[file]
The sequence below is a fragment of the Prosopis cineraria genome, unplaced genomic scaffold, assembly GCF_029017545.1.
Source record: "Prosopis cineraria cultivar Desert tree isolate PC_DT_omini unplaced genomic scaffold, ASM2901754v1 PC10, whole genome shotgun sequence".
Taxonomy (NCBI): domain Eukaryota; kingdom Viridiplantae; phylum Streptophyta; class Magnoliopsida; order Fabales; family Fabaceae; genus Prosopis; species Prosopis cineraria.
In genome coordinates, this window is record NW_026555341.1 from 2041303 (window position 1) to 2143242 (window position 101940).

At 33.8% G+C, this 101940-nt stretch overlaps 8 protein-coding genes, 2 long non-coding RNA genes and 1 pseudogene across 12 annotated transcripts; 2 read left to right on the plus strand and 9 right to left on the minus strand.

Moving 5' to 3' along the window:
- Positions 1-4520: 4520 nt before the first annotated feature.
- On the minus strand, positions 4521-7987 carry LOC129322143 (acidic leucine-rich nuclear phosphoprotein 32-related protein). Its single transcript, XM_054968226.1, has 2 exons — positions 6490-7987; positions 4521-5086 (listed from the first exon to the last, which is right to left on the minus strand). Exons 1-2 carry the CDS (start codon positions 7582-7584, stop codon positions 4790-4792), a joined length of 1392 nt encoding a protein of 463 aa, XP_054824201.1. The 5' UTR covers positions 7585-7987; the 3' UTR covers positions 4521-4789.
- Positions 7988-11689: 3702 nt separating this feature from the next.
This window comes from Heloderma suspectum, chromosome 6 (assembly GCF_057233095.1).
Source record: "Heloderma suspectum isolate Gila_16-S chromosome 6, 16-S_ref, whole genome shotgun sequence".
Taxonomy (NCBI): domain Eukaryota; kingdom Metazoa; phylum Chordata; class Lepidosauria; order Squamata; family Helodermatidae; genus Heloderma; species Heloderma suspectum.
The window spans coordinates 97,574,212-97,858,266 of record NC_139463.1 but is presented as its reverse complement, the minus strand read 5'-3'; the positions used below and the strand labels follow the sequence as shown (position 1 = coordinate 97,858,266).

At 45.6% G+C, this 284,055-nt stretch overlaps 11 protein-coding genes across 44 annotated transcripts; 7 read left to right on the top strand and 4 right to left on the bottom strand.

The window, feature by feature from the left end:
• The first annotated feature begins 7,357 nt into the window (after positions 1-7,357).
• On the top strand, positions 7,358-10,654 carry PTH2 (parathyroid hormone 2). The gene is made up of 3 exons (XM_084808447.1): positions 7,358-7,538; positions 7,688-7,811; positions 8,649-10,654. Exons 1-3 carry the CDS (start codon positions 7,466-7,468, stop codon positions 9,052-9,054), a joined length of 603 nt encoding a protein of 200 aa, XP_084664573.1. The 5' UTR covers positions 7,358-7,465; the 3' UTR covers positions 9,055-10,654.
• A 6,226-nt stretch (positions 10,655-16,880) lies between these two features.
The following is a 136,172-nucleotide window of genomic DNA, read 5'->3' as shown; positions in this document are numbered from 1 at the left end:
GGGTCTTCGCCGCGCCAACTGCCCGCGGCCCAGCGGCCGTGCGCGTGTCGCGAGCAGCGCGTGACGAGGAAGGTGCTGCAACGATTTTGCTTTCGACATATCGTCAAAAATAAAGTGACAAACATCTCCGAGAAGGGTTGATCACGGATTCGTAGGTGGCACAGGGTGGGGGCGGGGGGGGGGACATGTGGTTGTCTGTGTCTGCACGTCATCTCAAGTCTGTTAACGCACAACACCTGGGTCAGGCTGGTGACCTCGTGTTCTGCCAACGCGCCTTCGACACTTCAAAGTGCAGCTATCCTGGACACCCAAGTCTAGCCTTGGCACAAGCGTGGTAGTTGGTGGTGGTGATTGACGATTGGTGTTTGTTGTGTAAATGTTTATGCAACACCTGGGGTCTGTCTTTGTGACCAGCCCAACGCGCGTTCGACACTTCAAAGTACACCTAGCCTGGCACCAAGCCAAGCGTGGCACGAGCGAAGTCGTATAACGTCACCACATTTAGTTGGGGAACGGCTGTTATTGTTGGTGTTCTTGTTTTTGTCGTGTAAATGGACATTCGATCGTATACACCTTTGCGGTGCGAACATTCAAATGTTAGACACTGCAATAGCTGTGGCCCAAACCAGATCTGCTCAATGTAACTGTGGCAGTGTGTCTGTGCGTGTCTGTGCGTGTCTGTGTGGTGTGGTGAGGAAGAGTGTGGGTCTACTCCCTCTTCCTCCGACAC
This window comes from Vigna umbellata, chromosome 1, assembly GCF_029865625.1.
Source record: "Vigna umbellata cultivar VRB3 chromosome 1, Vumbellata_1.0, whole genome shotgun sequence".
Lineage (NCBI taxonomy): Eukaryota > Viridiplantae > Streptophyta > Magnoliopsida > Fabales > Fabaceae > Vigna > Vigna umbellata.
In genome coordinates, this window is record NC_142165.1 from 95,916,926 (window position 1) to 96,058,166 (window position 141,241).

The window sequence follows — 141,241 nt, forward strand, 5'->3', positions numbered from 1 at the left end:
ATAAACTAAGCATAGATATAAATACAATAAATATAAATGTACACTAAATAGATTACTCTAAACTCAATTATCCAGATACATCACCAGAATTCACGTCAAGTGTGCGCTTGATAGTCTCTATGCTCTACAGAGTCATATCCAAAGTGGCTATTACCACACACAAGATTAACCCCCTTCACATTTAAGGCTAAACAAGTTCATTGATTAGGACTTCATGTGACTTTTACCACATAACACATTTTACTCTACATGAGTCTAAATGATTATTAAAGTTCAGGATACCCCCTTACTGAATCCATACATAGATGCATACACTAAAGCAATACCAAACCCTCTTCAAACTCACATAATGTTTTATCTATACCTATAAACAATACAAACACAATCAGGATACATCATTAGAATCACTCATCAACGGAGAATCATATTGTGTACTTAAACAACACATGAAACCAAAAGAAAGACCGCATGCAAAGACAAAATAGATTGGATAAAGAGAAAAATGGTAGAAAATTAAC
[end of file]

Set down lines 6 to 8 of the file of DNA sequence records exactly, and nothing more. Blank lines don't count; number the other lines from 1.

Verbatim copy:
Moving 5' to 3' along the window:
- Positions 1-4520: 4520 nt before the first annotated feature.
- On the minus strand, positions 4521-7987 carry LOC129322143 (acidic leucine-rich nuclear phosphoprotein 32-related protein). Its single transcript, XM_054968226.1, has 2 exons — positions 6490-7987; positions 4521-5086 (listed from the first exon to the last, which is right to left on the minus strand). Exons 1-2 carry the CDS (start codon positions 7582-7584, stop codon positions 4790-4792), a joined length of 1392 nt encoding a protein of 463 aa, XP_054824201.1. The 5' UTR covers positions 7585-7987; the 3' UTR covers positions 4521-4789.